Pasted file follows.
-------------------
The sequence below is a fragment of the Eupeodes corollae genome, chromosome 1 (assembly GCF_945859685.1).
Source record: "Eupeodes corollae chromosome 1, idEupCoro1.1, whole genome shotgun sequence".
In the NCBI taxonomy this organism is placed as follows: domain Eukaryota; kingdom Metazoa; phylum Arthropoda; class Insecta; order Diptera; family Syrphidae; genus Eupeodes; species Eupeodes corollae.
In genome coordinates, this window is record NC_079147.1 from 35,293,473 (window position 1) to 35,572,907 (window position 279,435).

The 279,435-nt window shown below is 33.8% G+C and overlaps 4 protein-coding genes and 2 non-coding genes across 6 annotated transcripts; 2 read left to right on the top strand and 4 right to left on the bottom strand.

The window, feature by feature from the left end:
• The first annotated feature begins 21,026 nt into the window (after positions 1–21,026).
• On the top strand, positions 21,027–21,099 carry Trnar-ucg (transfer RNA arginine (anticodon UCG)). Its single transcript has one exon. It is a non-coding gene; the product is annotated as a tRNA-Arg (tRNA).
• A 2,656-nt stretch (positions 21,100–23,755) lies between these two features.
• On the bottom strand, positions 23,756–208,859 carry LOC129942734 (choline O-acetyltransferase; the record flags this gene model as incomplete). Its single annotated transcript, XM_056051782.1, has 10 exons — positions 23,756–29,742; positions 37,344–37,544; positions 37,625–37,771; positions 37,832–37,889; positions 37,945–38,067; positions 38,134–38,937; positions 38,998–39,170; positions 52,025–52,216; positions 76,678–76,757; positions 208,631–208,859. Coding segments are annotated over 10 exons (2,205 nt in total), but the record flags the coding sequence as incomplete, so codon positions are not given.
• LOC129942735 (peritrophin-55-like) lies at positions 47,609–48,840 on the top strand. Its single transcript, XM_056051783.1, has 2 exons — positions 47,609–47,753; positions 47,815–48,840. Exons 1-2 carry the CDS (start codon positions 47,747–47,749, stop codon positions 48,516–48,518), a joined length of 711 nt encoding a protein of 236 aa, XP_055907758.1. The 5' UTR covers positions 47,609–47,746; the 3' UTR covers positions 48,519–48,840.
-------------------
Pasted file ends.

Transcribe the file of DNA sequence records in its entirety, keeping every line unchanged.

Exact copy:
The sequence below is a fragment of the Eupeodes corollae genome, chromosome 1 (assembly GCF_945859685.1).
Source record: "Eupeodes corollae chromosome 1, idEupCoro1.1, whole genome shotgun sequence".
In the NCBI taxonomy this organism is placed as follows: domain Eukaryota; kingdom Metazoa; phylum Arthropoda; class Insecta; order Diptera; family Syrphidae; genus Eupeodes; species Eupeodes corollae.
In genome coordinates, this window is record NC_079147.1 from 35,293,473 (window position 1) to 35,572,907 (window position 279,435).

The 279,435-nt window shown below is 33.8% G+C and overlaps 4 protein-coding genes and 2 non-coding genes across 6 annotated transcripts; 2 read left to right on the top strand and 4 right to left on the bottom strand.

The window, feature by feature from the left end:
• The first annotated feature begins 21,026 nt into the window (after positions 1–21,026).
• On the top strand, positions 21,027–21,099 carry Trnar-ucg (transfer RNA arginine (anticodon UCG)). Its single transcript has one exon. It is a non-coding gene; the product is annotated as a tRNA-Arg (tRNA).
• A 2,656-nt stretch (positions 21,100–23,755) lies between these two features.
• On the bottom strand, positions 23,756–208,859 carry LOC129942734 (choline O-acetyltransferase; the record flags this gene model as incomplete). Its single annotated transcript, XM_056051782.1, has 10 exons — positions 23,756–29,742; positions 37,344–37,544; positions 37,625–37,771; positions 37,832–37,889; positions 37,945–38,067; positions 38,134–38,937; positions 38,998–39,170; positions 52,025–52,216; positions 76,678–76,757; positions 208,631–208,859. Coding segments are annotated over 10 exons (2,205 nt in total), but the record flags the coding sequence as incomplete, so codon positions are not given.
• LOC129942735 (peritrophin-55-like) lies at positions 47,609–48,840 on the top strand. Its single transcript, XM_056051783.1, has 2 exons — positions 47,609–47,753; positions 47,815–48,840. Exons 1-2 carry the CDS (start codon positions 47,747–47,749, stop codon positions 48,516–48,518), a joined length of 711 nt encoding a protein of 236 aa, XP_055907758.1. The 5' UTR covers positions 47,609–47,746; the 3' UTR covers positions 48,519–48,840.